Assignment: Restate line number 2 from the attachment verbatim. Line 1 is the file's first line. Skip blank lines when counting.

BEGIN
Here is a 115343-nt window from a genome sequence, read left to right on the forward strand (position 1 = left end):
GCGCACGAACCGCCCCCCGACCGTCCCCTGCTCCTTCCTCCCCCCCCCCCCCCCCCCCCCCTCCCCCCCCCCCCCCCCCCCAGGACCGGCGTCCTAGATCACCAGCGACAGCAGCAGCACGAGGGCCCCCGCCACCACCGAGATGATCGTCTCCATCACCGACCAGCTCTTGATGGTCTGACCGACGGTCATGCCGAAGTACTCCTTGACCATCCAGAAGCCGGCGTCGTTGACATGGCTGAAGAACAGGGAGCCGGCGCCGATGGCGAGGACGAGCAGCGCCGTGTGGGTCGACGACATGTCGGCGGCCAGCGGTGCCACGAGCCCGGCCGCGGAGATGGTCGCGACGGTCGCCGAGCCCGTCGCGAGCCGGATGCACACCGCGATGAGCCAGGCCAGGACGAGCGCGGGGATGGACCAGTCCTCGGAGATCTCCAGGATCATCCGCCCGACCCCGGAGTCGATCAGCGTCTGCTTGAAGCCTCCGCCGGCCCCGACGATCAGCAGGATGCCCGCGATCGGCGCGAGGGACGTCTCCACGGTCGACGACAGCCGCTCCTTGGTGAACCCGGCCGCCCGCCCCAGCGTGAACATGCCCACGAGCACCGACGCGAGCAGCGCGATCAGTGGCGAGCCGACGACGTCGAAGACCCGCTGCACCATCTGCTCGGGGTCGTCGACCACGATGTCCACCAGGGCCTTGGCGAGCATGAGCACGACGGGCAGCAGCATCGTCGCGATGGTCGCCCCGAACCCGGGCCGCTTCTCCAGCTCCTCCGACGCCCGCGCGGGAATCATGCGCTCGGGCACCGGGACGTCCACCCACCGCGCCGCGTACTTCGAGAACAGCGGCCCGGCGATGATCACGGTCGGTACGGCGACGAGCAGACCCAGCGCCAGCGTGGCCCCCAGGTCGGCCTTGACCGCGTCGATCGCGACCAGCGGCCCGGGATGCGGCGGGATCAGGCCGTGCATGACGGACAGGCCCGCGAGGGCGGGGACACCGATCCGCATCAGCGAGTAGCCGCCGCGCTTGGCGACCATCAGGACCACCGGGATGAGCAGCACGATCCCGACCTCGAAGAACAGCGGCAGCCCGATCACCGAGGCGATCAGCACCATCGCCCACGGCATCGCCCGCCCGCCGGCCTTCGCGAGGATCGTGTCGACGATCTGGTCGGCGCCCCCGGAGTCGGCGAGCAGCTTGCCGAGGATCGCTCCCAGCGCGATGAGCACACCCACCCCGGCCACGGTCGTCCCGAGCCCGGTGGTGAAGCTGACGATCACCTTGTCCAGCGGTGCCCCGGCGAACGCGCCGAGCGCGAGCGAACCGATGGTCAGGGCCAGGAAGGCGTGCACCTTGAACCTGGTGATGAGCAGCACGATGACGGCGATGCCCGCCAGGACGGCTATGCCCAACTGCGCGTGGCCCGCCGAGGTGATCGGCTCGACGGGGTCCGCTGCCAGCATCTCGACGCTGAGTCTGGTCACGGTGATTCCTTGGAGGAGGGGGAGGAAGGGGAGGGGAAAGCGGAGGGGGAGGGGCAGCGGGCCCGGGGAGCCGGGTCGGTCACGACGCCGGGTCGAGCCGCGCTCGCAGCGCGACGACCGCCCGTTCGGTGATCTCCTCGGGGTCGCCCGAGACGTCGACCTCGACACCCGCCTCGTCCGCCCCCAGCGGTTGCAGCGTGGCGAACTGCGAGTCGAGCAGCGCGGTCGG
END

GCGCACGAACCGCCCCCCGACCGTCCCCTGCTCCTTCCTCCCCCCCCCCCCCCCCCCCCCCTCCCCCCCCCCCCCCCCCCCAGGACCGGCGTCCTAGATCACCAGCGACAGCAGCAGCACGAGGGCCCCCGCCACCACCGAGATGATCGTCTCCATCACCGACCAGCTCTTGATGGTCTGACCGACGGTCATGCCGAAGTACTCCTTGACCATCCAGAAGCCGGCGTCGTTGACATGGCTGAAGAACAGGGAGCCGGCGCCGATGGCGAGGACGAGCAGCGCCGTGTGGGTCGACGACATGTCGGCGGCCAGCGGTGCCACGAGCCCGGCCGCGGAGATGGTCGCGACGGTCGCCGAGCCCGTCGCGAGCCGGATGCACACCGCGATGAGCCAGGCCAGGACGAGCGCGGGGATGGACCAGTCCTCGGAGATCTCCAGGATCATCCGCCCGACCCCGGAGTCGATCAGCGTCTGCTTGAAGCCTCCGCCGGCCCCGACGATCAGCAGGATGCCCGCGATCGGCGCGAGGGACGTCTCCACGGTCGACGACAGCCGCTCCTTGGTGAACCCGGCCGCCCGCCCCAGCGTGAACATGCCCACGAGCACCGACGCGAGCAGCGCGATCAGTGGCGAGCCGACGACGTCGAAGACCCGCTGCACCATCTGCTCGGGGTCGTCGACCACGATGTCCACCAGGGCCTTGGCGAGCATGAGCACGACGGGCAGCAGCATCGTCGCGATGGTCGCCCCGAACCCGGGCCGCTTCTCCAGCTCCTCCGACGCCCGCGCGGGAATCATGCGCTCGGGCACCGGGACGTCCACCCACCGCGCCGCGTACTTCGAGAACAGCGGCCCGGCGATGATCACGGTCGGTACGGCGACGAGCAGACCCAGCGCCAGCGTGGCCCCCAGGTCGGCCTTGACCGCGTCGATCGCGACCAGCGGCCCGGGATGCGGCGGGATCAGGCCGTGCATGACGGACAGGCCCGCGAGGGCGGGGACACCGATCCGCATCAGCGAGTAGCCGCCGCGCTTGGCGACCATCAGGACCACCGGGATGAGCAGCACGATCCCGACCTCGAAGAACAGCGGCAGCCCGATCACCGAGGCGATCAGCACCATCGCCCACGGCATCGCCCGCCCGCCGGCCTTCGCGAGGATCGTGTCGACGATCTGGTCGGCGCCCCCGGAGTCGGCGAGCAGCTTGCCGAGGATCGCTCCCAGCGCGATGAGCACACCCACCCCGGCCACGGTCGTCCCGAGCCCGGTGGTGAAGCTGACGATCACCTTGTCCAGCGGTGCCCCGGCGAACGCGCCGAGCGCGAGCGAACCGATGGTCAGGGCCAGGAAGGCGTGCACCTTGAACCTGGTGATGAGCAGCACGATGACGGCGATGCCCGCCAGGACGGCTATGCCCAACTGCGCGTGGCCCGCCGAGGTGATCGGCTCGACGGGGTCCGCTGCCAGCATCTCGACGCTGAGTCTGGTCACGGTGATTCCTTGGAGGAGGGGGAGGAAGGGGAGGGGAAAGCGGAGGGGGAGGGGCAGCGGGCCCGGGGAGCCGGGTCGGTCACGACGCCGGGTCGAGCCGCGCTCGCAGCGCGACGACCGCCCGTTCGGTGATCTCCTCGGGGTCGCCCGAGACGTCGACCTCGACACCCGCCTCGTCCGCCCCCAGCGGTTGCAGCGTGGCGAACTGCGAGTCGAGCAGCGCGGTCGG